Accuser of Seattle mayor wants to drop sex abuse lawsuit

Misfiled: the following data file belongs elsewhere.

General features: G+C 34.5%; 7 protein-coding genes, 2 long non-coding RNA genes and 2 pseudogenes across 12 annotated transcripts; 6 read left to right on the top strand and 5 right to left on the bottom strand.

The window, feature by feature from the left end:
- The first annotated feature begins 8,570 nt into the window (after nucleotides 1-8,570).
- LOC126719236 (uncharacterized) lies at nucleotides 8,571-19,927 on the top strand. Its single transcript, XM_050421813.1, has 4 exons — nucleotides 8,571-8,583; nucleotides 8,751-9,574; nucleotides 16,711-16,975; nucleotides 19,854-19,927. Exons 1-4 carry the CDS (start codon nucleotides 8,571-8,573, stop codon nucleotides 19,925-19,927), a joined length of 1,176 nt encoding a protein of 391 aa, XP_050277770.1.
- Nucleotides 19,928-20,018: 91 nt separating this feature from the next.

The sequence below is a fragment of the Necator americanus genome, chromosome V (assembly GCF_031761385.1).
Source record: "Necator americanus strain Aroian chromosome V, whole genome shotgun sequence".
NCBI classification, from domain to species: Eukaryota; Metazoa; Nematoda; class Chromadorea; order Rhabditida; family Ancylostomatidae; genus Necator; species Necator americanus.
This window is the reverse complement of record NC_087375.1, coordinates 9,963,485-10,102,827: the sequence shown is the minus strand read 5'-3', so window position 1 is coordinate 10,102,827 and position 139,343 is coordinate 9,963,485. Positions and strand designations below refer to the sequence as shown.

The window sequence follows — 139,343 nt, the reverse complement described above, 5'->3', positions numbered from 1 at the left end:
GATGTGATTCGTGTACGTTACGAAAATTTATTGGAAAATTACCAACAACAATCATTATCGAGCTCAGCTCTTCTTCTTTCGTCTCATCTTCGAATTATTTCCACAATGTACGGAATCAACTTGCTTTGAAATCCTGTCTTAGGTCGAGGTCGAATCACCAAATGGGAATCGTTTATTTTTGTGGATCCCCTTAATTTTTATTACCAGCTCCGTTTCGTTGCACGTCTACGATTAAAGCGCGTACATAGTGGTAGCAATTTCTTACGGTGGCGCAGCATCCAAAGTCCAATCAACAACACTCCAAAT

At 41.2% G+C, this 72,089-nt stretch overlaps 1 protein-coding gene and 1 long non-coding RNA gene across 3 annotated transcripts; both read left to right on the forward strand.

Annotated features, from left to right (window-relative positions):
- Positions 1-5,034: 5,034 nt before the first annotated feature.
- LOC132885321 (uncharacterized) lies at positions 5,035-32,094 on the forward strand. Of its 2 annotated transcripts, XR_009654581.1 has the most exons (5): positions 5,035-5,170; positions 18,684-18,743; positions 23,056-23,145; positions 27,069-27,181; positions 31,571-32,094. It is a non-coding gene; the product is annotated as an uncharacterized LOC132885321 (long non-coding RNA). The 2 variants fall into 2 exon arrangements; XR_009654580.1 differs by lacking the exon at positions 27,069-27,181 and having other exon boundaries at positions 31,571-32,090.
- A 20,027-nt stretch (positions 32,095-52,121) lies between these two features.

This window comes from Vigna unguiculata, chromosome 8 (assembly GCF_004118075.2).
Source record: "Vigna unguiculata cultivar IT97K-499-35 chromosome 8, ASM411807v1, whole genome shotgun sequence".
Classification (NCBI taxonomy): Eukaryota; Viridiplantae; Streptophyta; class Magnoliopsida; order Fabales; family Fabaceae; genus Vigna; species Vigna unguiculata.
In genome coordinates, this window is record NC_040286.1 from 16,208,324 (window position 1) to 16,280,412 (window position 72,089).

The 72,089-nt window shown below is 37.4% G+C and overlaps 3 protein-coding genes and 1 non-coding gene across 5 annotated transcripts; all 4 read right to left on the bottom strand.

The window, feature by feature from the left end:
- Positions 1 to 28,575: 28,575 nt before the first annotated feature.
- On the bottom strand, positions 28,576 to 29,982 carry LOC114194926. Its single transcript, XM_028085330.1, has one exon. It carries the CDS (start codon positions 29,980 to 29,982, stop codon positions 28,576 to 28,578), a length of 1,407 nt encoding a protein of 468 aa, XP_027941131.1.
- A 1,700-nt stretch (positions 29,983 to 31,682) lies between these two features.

SEATTLE (AP) — A man who accused Seattle Mayor Ed Murray of sexually abusing him when he was a teenager has asked a court to dismiss the lawsuit he filed against the mayor. "Delvonn Heckard is only delaying his lawsuit until the mayor is out of power," his lawyer, Lincoln Beauregard, said Wednesday on Twitter. In a motion filed Tuesday, Beauregard said Heckard feels it would be wise to complete his extensive counseling and recovery before moving forward with the case. He said in the motion that Heckard determined it would be better for the success of the case and the citizens of Seattle if it went forward after Murray was out of office next year. In an email to The Associated Press Wednesday, the lawyer said, "we look forward to winning." Murray, who has denied the allegation, dropped his re-election bid because of the lawsuit that claimed he paid Heckard for sex in the 1980s. A spokesman for Murray didn't immediately respond to a request Wednesday for comment. Murray has said it was better for the city if he didn't run for a second term. His lawyers, Malaika Eaton and Robert Sulkin, filed a motion on May 24 saying the lawsuit should be dismissed. They argued that Heckard had failed to state a legitimate claim and that his sex-abuse claims are barred by Washington's statute of limitations. They also said Murray should be reimbursed for legal costs. Heckard's lawsuit, filed in April, claims Murray paid Heckard, now a 46-year-old suburban Seattle man, for sex three decades ago. Two other men claimed in interviews with The Seattle Times that Murray abused them in the 1980s when they lived in an Oregon center for troubled children. They were not part of the Heckard lawsuit. The suit was filed as Murray became a high-profile critic of President Donald Trump. At the time, Murray spokesman Jeff Reading said the case was politically motivated and timed to derail the mayor's re-election bid. Beauregard's motion claims Murray's lawyers and his former campaign team "have successfully tainted the jury pool with false information about the accusers." A judge previously rejected Beauregard's request to move the trial out of the city. The Associated Press does not typically identify people who say they are a victim of sex abuse, but Heckard has said he wanted his name made public.